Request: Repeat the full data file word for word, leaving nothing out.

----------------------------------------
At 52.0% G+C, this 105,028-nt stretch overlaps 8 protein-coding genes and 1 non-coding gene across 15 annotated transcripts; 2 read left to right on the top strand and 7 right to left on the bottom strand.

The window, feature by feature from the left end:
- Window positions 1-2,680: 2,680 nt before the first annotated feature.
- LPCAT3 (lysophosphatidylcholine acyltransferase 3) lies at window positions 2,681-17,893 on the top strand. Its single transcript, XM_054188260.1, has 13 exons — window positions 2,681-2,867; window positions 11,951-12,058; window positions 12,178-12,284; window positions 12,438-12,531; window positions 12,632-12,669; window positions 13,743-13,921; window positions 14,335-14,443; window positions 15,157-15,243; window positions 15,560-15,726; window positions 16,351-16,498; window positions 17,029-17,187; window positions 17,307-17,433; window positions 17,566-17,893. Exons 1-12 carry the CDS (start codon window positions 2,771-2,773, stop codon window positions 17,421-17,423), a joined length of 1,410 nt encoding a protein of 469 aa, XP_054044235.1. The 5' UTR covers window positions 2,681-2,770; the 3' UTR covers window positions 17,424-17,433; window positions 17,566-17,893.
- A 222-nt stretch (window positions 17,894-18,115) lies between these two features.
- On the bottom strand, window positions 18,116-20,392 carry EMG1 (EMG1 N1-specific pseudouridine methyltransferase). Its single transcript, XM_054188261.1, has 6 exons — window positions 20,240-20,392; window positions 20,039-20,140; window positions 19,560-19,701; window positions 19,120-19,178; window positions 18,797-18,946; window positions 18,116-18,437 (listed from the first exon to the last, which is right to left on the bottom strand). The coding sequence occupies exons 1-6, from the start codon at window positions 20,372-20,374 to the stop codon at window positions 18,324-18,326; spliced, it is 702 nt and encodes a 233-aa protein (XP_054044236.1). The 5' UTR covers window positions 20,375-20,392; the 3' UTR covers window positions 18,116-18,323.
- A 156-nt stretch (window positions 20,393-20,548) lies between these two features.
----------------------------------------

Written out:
At 52.0% G+C, this 105,028-nt stretch overlaps 8 protein-coding genes and 1 non-coding gene across 15 annotated transcripts; 2 read left to right on the top strand and 7 right to left on the bottom strand.

The window, feature by feature from the left end:
- Window positions 1-2,680: 2,680 nt before the first annotated feature.
- LPCAT3 (lysophosphatidylcholine acyltransferase 3) lies at window positions 2,681-17,893 on the top strand. Its single transcript, XM_054188260.1, has 13 exons — window positions 2,681-2,867; window positions 11,951-12,058; window positions 12,178-12,284; window positions 12,438-12,531; window positions 12,632-12,669; window positions 13,743-13,921; window positions 14,335-14,443; window positions 15,157-15,243; window positions 15,560-15,726; window positions 16,351-16,498; window positions 17,029-17,187; window positions 17,307-17,433; window positions 17,566-17,893. Exons 1-12 carry the CDS (start codon window positions 2,771-2,773, stop codon window positions 17,421-17,423), a joined length of 1,410 nt encoding a protein of 469 aa, XP_054044235.1. The 5' UTR covers window positions 2,681-2,770; the 3' UTR covers window positions 17,424-17,433; window positions 17,566-17,893.
- A 222-nt stretch (window positions 17,894-18,115) lies between these two features.
- On the bottom strand, window positions 18,116-20,392 carry EMG1 (EMG1 N1-specific pseudouridine methyltransferase). Its single transcript, XM_054188261.1, has 6 exons — window positions 20,240-20,392; window positions 20,039-20,140; window positions 19,560-19,701; window positions 19,120-19,178; window positions 18,797-18,946; window positions 18,116-18,437 (listed from the first exon to the last, which is right to left on the bottom strand). The coding sequence occupies exons 1-6, from the start codon at window positions 20,372-20,374 to the stop codon at window positions 18,324-18,326; spliced, it is 702 nt and encodes a 233-aa protein (XP_054044236.1). The 5' UTR covers window positions 20,375-20,392; the 3' UTR covers window positions 18,116-18,323.
- A 156-nt stretch (window positions 20,393-20,548) lies between these two features.